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Food

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You won't go hungry or thirsty in Ireland, though you may well work up an appetite for its cuisine as well as a taste for its unique passion when it comes to honest to goodness food!Ireland's new cosmopolitan and multi-cultural society is responsible for the diverse and mouth-watering dishes now available in a multitude of restaurants that span both rural and urban areas.All tastes and pockets are catered for, from the must-have take-away to a more expensive culinary experience.  Ireland's climate and location also ensures fresh, quality ingredients and world-class meat and sea-food - vital for unforgettable food.

Cuisine from all nationalities are reflected in Ireland and restaurants pride themselves on satisfying special religious or dietary requirements.

Whether eating out or in, food is still a premier way of socialising in this country and many friendships have been forged over a coffee and a slice of cake!

Good restaurant guides are available online at Menu PagesTaste of Ireland or Find a Restaurant.

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In recent years, there has been a huge revival of the traditional favourites with a renewed interest and appreciation in everything Irish. 

Although cooking has evolved, most people still follow the tried and tested - and often family - recipes such as Irish stew, bacon and cabbage and coddle.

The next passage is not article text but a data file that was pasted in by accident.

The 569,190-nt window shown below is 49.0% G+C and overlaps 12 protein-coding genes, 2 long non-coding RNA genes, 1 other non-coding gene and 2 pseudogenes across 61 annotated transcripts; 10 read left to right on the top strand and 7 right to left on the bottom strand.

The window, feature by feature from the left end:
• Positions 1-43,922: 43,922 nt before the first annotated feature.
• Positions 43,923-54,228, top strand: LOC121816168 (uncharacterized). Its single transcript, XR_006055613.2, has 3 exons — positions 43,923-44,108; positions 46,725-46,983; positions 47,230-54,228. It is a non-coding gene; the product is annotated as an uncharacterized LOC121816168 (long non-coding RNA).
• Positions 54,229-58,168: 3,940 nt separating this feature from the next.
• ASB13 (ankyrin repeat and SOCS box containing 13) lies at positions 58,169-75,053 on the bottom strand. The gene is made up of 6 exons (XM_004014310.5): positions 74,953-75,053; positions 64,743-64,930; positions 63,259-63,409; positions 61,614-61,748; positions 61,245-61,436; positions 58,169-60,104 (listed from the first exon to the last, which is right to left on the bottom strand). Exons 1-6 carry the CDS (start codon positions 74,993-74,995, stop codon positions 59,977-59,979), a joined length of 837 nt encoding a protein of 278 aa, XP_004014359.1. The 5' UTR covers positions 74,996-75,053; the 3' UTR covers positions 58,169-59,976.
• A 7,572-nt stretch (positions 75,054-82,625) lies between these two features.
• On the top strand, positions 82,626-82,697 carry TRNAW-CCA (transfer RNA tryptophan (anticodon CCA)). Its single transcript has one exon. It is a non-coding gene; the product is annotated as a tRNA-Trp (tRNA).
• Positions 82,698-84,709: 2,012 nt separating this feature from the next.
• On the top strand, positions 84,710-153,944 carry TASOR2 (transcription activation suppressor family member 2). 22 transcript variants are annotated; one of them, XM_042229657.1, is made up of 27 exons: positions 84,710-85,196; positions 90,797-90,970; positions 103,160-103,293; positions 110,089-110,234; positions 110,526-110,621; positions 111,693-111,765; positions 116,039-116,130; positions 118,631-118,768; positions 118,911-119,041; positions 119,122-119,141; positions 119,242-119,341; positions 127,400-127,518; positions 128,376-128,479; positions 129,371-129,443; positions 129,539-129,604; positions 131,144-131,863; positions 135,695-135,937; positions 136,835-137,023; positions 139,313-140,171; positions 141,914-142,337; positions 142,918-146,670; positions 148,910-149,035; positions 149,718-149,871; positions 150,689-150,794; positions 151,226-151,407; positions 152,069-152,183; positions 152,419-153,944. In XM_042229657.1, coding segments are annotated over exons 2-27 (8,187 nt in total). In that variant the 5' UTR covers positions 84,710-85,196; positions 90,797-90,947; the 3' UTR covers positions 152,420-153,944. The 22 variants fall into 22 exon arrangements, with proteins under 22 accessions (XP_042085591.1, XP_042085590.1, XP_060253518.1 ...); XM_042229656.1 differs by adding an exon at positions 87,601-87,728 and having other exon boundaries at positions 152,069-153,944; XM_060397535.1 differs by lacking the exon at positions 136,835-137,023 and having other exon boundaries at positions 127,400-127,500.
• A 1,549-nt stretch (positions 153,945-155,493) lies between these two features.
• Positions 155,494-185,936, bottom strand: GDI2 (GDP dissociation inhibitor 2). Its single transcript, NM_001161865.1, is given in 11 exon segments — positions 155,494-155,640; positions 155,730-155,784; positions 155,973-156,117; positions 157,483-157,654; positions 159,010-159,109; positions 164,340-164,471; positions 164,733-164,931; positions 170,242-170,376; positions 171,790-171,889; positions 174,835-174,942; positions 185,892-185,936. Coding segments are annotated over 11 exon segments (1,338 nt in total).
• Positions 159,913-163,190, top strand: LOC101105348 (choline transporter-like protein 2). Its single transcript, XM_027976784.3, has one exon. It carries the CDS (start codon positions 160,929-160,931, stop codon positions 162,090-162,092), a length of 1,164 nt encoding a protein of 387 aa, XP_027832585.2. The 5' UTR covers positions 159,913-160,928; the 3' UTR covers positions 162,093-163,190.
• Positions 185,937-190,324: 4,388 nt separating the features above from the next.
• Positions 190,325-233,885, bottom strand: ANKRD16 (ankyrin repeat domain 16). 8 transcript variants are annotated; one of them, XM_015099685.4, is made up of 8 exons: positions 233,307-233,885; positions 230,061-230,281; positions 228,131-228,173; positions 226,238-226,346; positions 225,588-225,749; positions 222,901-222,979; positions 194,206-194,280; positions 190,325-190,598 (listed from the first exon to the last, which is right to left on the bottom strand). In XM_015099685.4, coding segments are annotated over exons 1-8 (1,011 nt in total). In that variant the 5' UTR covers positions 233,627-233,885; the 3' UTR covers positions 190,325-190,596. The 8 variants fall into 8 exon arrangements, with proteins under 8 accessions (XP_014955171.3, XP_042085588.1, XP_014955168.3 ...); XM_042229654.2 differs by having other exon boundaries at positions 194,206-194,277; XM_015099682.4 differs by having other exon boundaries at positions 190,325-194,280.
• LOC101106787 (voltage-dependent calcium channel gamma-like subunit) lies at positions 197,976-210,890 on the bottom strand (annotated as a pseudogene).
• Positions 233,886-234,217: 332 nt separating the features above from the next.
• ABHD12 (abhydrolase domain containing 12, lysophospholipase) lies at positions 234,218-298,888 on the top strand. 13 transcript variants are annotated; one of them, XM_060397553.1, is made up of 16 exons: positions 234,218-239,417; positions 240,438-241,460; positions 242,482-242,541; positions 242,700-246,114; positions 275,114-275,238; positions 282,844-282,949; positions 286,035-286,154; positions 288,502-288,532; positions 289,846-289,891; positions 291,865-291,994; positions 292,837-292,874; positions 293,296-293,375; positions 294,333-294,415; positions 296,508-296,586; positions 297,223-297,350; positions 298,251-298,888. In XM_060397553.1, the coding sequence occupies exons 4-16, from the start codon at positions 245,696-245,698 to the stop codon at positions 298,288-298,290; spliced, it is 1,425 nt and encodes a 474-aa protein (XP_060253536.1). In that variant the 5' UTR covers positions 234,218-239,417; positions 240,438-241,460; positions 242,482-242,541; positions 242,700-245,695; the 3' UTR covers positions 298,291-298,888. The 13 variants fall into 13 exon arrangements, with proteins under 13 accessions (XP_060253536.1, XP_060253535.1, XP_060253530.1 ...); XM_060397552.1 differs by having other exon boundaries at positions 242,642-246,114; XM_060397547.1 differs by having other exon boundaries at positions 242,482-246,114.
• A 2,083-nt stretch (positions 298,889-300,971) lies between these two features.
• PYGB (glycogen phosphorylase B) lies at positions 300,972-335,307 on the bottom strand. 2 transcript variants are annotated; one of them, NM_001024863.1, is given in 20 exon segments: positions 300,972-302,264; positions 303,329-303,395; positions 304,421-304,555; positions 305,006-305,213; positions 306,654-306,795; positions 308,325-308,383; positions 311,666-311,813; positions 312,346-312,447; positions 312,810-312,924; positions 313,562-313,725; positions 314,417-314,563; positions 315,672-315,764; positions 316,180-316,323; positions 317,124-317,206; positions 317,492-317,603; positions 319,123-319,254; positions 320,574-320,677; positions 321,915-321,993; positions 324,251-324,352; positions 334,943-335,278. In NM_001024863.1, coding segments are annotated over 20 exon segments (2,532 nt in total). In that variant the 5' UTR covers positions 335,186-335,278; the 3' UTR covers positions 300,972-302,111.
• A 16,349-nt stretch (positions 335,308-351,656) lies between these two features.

Money is always tight for students and the good news is that you can eat healthy, fresh and non-processed food at very affordable prices. However, there are also fabulously devilish deserts and dishes to opt for on those 'special occasions.'

Opening hours vary for coffee shops and restaurants but many service stations now offer an array of hot food from as early as 7am until late.  Snack food shops also open until 11pm or midnight.

National specialities

  • Dublin Bay prawns.
  • Oysters (served with Guinness and wholemeal bread).
  • Irish stew (traditionally made with mutton or old sheep, now mostly made with lamb or juicy beef, this dish is usually served with potatoes, stock, onions, carrots and garlic).
  • Colcannon (a mixture of potatoes and cabbage cooked together).
  • Bacon & Cabbage.
  • Soda bread.
  • Irish Breakfast, a fried or grilled meal generally comprising bacon, egg, sausage, black and white pudding and fried tomatoes. 
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The two most internationally distinctive alcoholic products are whiskey and stout. Irish whiskey has a uniquely characteristic flavour and is matured in a wooden barrel for a minimum of seven years. Certainly as popular as whiskey is stout which is bottled or served from the tap.